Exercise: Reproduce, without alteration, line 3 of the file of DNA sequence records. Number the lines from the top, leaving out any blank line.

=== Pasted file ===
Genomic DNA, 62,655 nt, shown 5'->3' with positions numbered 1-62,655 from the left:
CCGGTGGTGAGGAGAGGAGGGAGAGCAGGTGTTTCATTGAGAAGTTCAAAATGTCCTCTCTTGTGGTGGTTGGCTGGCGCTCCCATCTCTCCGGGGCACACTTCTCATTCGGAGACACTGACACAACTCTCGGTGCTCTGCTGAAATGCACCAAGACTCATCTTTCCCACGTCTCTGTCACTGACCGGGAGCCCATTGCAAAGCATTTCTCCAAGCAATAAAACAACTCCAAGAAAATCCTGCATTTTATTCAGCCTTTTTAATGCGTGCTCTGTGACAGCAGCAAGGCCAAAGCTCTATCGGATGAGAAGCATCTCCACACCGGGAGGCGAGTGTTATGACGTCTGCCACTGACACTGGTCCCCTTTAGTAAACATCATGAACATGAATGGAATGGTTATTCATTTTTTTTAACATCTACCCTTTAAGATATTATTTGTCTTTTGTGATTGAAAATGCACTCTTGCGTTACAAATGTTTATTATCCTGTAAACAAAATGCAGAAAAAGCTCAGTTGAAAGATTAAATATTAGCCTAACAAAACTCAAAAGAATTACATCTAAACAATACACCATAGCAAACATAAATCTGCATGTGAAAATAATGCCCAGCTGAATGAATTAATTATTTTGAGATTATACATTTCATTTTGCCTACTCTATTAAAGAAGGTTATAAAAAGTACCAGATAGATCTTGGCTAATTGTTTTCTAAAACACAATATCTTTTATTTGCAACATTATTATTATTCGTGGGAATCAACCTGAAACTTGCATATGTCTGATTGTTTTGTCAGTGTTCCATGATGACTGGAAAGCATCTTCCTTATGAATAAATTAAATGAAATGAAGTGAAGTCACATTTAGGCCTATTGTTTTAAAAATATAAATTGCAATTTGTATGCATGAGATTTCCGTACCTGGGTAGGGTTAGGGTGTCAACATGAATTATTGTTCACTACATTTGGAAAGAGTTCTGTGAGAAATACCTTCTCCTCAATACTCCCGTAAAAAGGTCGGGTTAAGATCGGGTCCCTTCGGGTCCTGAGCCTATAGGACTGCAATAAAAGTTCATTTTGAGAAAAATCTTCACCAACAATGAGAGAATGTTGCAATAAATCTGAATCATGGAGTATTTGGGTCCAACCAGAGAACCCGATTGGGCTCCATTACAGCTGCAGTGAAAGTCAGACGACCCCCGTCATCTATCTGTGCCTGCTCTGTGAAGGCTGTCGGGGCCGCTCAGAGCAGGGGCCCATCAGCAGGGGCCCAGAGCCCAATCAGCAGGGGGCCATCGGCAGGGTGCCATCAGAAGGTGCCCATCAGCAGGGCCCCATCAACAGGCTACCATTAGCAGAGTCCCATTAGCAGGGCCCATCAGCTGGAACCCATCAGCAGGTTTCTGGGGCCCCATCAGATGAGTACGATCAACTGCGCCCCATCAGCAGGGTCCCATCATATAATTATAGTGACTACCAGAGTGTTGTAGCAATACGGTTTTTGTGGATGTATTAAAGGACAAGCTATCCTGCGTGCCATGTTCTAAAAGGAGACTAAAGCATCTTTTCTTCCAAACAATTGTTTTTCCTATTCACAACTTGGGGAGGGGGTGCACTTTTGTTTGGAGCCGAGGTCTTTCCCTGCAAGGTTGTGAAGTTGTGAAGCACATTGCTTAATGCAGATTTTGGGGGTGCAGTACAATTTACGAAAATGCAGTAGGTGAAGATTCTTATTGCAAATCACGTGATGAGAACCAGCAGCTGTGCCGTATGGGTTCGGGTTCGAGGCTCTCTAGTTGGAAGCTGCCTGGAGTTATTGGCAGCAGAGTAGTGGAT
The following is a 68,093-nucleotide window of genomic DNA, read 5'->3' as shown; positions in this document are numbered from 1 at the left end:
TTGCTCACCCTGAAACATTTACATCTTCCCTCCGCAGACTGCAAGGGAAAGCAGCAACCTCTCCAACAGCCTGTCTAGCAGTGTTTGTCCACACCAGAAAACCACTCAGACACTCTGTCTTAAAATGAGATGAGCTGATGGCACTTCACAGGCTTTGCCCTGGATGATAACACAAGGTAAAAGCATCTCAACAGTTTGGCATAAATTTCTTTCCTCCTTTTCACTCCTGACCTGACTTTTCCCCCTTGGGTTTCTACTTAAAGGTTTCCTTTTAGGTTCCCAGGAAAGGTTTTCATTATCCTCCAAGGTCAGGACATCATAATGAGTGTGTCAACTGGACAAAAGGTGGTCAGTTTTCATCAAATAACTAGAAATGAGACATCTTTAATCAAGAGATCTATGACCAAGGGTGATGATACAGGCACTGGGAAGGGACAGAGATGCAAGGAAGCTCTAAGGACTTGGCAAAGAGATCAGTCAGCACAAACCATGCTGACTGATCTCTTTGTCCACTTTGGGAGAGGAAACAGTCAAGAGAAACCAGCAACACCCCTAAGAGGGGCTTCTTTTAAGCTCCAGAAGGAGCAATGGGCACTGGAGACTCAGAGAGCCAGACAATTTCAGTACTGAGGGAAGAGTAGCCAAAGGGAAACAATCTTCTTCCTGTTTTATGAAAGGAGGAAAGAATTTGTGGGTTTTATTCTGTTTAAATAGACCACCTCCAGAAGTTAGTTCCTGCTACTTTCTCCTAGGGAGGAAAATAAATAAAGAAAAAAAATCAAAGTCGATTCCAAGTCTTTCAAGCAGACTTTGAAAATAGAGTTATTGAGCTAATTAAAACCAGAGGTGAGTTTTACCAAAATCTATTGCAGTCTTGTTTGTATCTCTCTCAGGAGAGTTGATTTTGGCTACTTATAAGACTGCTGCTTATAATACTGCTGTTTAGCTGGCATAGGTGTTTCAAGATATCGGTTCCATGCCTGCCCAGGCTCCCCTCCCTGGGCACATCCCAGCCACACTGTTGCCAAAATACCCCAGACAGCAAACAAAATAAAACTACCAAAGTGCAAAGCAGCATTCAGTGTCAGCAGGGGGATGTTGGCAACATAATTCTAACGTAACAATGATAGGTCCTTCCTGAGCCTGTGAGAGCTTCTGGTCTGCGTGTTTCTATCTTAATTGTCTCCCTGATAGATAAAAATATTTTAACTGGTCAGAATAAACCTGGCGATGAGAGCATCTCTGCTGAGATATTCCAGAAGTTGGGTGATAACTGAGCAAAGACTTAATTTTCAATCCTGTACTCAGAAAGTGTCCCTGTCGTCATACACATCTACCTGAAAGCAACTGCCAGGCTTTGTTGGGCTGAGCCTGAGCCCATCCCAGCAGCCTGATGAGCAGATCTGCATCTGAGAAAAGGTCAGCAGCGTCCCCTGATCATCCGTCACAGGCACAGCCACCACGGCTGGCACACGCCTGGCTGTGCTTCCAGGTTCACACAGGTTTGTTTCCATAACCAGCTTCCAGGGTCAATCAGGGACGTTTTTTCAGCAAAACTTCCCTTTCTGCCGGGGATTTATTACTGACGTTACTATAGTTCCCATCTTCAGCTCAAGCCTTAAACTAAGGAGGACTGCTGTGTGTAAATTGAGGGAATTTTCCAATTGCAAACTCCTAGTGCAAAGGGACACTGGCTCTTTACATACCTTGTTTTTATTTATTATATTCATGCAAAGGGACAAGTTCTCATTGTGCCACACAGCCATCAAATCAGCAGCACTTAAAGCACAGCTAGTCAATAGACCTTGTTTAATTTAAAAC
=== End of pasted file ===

The following is a 68,093-nucleotide window of genomic DNA, read 5'->3' as shown; positions in this document are numbered from 1 at the left end: